A recent coup de coeur moment for my neighborhood (here's looking at you, 18th arrondissement), in which my dry cleaner invited me to have dinner at her house upon finding out that I have no family in Paris, inspired a lively conversation on Facebook. "No family in Paris??" my friend Jeremy quickly responded, slightly insulted that I didn't immediately inform my dry cleaner that I was not at all alone in the city.
It's true that I have no biological family in Paris, or France for that matter, but I am fortunate in having an extended urban family in my adopted city. Close friends, mostly fellow ex-pats, who made a leap of faith to relocate to Paris, have become my touchstones and support network, providing everything we could ever ask of a family, with the added bonus of rarely driving each other crazy.
In my almost decade of living in Paris, I've learned that it's important to create the community you need to thrive while living abroad, or just living in general. I have honorary roommates who have free reign on a spare key to my house. Friends I can count on to enable me to have more fun and disable me when I'm having too much. Neighbors who look out for the strange American in their midst. A crew of passionate, intelligent, and hilarious ladies who inspire and lunch like no one else on this planet. And, of course, there's the family you choose.
Our family of friends celebrates finding each other with regular family dinners. We all sit down together, eat a home-cooked meal and drink wine. Lots of wine.
The most recent family dinner was one of our more epic affairs. I made a Coq au Vin for the first time ever and we had plenty of fermented grape juice to go with. Stories were told, dances were danced, and memories were made.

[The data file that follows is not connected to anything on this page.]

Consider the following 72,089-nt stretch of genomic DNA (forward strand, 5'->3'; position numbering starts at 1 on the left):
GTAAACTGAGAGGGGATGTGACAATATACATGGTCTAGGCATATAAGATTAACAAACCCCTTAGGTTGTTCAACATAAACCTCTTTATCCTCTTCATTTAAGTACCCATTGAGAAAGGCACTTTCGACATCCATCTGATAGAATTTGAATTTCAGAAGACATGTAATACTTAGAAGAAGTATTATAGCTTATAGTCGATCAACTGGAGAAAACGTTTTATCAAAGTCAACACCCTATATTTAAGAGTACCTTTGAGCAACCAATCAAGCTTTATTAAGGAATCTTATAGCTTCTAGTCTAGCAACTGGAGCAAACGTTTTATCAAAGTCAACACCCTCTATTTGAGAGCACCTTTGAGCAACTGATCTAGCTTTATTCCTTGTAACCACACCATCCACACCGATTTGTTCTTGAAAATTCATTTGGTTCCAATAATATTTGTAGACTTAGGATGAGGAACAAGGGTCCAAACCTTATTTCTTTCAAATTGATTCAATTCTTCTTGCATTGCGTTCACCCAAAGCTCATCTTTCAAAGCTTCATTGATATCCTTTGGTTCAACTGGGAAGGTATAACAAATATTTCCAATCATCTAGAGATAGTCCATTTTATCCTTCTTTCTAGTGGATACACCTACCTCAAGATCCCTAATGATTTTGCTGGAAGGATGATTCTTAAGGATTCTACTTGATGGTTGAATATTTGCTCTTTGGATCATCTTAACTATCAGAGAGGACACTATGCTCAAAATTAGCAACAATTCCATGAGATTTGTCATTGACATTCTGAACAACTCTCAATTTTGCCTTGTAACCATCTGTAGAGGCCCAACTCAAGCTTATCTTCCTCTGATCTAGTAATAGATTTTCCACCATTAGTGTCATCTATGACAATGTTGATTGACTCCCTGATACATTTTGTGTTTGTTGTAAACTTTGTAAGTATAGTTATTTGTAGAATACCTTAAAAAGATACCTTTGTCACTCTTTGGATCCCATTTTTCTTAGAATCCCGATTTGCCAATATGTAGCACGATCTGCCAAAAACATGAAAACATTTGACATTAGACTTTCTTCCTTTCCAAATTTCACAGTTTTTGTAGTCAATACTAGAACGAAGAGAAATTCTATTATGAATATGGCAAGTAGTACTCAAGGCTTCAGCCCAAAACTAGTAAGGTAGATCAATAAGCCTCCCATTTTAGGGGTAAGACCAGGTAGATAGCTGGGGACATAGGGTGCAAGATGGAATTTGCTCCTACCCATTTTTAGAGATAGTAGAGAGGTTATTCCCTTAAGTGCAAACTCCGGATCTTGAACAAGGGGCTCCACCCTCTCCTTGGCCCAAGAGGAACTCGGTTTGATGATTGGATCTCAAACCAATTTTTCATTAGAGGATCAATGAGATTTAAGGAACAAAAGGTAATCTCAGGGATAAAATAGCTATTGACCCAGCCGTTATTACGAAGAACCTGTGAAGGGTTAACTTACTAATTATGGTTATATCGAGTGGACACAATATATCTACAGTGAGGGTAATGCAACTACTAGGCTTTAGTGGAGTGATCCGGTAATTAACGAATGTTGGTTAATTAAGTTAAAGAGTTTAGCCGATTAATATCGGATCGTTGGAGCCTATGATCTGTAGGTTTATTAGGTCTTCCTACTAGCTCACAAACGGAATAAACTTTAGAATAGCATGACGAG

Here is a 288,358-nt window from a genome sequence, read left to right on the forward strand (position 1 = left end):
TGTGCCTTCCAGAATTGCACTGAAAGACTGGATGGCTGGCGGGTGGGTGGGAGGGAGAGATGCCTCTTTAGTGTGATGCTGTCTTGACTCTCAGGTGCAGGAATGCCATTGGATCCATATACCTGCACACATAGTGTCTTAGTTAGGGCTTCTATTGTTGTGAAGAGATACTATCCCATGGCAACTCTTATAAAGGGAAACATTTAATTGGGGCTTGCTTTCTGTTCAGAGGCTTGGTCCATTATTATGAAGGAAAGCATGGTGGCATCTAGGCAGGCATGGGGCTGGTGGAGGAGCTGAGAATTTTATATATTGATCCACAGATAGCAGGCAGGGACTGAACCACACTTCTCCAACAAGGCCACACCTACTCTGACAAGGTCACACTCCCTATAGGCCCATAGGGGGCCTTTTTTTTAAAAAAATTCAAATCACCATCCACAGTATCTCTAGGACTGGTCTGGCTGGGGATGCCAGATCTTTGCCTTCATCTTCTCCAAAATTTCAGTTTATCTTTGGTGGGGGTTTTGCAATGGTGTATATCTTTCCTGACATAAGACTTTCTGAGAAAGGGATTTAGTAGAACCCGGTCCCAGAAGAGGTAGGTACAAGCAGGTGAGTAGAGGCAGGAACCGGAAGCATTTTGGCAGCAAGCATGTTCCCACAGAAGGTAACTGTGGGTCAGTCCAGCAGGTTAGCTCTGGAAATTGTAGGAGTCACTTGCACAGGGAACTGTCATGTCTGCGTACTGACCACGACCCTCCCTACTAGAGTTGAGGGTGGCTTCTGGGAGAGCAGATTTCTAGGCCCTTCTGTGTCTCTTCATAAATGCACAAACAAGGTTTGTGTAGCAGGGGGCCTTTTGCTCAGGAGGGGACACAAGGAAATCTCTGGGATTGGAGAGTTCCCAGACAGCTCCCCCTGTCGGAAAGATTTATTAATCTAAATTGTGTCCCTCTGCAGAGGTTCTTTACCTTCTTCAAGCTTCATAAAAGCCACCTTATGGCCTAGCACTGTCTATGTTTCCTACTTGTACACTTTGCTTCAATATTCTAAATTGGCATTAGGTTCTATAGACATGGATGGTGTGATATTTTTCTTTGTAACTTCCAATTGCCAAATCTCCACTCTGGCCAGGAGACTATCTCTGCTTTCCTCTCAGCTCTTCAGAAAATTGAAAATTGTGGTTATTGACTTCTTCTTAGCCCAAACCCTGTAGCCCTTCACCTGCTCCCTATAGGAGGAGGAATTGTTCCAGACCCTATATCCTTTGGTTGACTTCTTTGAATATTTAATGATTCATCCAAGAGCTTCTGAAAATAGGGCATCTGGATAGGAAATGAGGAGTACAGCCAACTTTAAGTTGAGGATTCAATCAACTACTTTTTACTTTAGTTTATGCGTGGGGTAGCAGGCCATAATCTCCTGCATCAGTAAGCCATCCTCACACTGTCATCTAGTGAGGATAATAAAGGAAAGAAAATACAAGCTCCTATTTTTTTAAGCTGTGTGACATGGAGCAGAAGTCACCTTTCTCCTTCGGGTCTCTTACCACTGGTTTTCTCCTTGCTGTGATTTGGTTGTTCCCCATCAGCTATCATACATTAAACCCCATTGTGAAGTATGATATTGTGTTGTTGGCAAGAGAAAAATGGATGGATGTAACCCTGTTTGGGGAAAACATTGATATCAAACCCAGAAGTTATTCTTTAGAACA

The fact that I have hardly any photos of the food I served that night is a testament to how much I adore this time spent à table, when I live totally in the moment and thoughts of blog posts, Instagram, etc. are far from my manic, internet-making mind. On nights like these I'm simply enjoying every minute of the time I have with my friends.
So, you'll have to take my word for it that the Coq au Vin looked (and was) delicious! Also a great choice for feeding a growing family of hungry ex-pats on a chilly autumn night.
Here's a recipe you can serve to whoever you consider kin. I've included ideas for expanding the recipe to feed more people, because you can never have too much family.
Family Dinner Coq au Vin
4 lbs (2 kilos) chicken; mixture of thighs, breasts, drumsticks, and wings (add 2-3 pieces of chicken for each additional person)
1/2 lb (150 grams) diced bacon
2 cups (300 grams) button mushrooms
10 small white or yellow onions
2 cups full-bodied red wine
2 cups beef or chicken stock
2 tablespoons tomato paste
3 tablespoons flour
2 cloves garlic
1/4 teaspoon Thyme
1 Bay leaf
1 teaspoon Salt
Prepare to brown your chicken by cooking bacon in a large pot* until they render their fat. In the meantime, wash the chicken and then dry chicken pieces with a clean dishtowel. After about 5 minutes, remove bacon from pot and set aside. Add more olive oil if necessary, and arrange chicken pieces in one layer on the bottom of the pot. Cook, turning the chicken occasionally, for 6-8 minutes. If you are browning your chicken in two separate pots, you can combine the meat in the larger of the two at this point. Add onions, bay leaf, salt and thyme. Cover and cook on low heat for 5 minutes. Turn chicken over and season to taste, then cover and cook an additional 5 minutes. Add flour, lightly coating the chicken. Add red wine and stock, stirring to make sure there are no clumps of flour in your sauce. Add the browned bacon, tomato paste, and pressed garlic. Cover and cook for 20 minutes. Test chicken and onions after 20 minutes, they should be easily pierced with a fork. If this is not the case, continuing cooking until done. Add mushrooms, cover and cook an additional 5 minutes. At this point you can taste your sauce and season as necessary. If the sauce is not thick enough, bring the pot to a quick boil until you have the desired consistency. Serve with rice or shell beans and your choice of seasonal vegetable.
* It is important not to crowd the chicken, so if you have more chicken than room in your pot, you can use two different pots for the browning step